The Transportation Safety Board says the grounding of a Japanese coal ship off B.C.'s North Coast could have been worse, had the massive vessel been moving more quickly.
The Japanese bulk carrier Amakusa Island was hauling 80,000 tonnes of Canadian coal when it hit a shoal about 22 km from Prince Rupert on July 14, 2014.
The ship ran aground and visibly listed. No one was injured and no pollution was released, but the 228-metre ship was left with damage to its ballast tanks, which began to take on water, and sustained cracks up to 30 metres long.
"This incident was fairly serious," said Mohan Raman, the Transportation Safety Board's manager of regional operations for the Pacific region.
Raman says if the vessel had been moving any faster, the shoal could have ruptured the ship's fuel tank. He says there was no danger posed by the cargo of coal.
After the vessel ran aground, the Canadian Coast Guard, Prince Rupert port officials, a harbour patrol vessel, divers, and several tug boat operators all rushed to the scene to assist and prevent further damage.
The Amakusa Island was refloated on the rising tide. After a month of temporary repairs, the boat returned to Japan.
Changes made since grounding
In an investigation report released yesterday, the Transportation Safety Board says an unexpected change of course, ordered by the vessel's charterer, put the ship on an unfamiliar route and contributed to the incident.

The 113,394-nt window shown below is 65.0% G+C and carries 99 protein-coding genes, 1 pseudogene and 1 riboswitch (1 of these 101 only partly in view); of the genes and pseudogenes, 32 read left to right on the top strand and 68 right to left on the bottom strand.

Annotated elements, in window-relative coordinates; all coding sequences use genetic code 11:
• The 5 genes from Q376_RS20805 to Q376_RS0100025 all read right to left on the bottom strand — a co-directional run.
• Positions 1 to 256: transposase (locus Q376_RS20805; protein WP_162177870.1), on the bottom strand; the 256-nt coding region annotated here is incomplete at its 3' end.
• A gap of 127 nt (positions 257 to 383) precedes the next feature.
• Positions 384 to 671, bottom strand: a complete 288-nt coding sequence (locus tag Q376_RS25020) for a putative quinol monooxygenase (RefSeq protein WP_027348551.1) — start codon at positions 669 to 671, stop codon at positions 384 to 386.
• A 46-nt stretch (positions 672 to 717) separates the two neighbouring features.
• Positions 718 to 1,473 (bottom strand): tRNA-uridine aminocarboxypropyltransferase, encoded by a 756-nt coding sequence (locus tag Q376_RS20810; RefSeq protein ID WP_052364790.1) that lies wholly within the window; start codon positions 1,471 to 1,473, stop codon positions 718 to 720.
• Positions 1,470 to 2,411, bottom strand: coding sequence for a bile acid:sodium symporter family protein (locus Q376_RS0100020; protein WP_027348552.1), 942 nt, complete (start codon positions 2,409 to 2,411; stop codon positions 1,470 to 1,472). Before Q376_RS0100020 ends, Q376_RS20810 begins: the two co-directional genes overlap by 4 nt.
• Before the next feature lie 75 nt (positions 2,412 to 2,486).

The B.C. pilot required to come aboard to assist with local navigation had "not taken the route...previously."
The TSB report noted that the shoal where the boat ran aground was marked on navigational charts, but was not detected by the pilot or bridge team. Additionally, the pilot's portable instruments were not properly configured to detect hazards.
Since the incident, the shoal's position has been clarified on navigational maps, said the TSB.
The B.C. Coast Pilots, a private company of experienced mariners responsible for piloting foreign vessels on the west coast, has also instituted mandatory assessment for pilots every five years, and finalized "safety corridors" for all areas of the B.C. Coast, excluding Haida Gwaii.
This marine incident happened at a time when proposed LNG projects could bring hundreds more large vessels to the B.C. coast every year — ships that would also be assisted by B.C. coast pilots.
Raman calls the Amakusa Island incident very rare. " It's not an everyday affair," he said. " I'm sure ... the B.C. Coast Pilot officials have this in hand ...ensuring our waters are safe."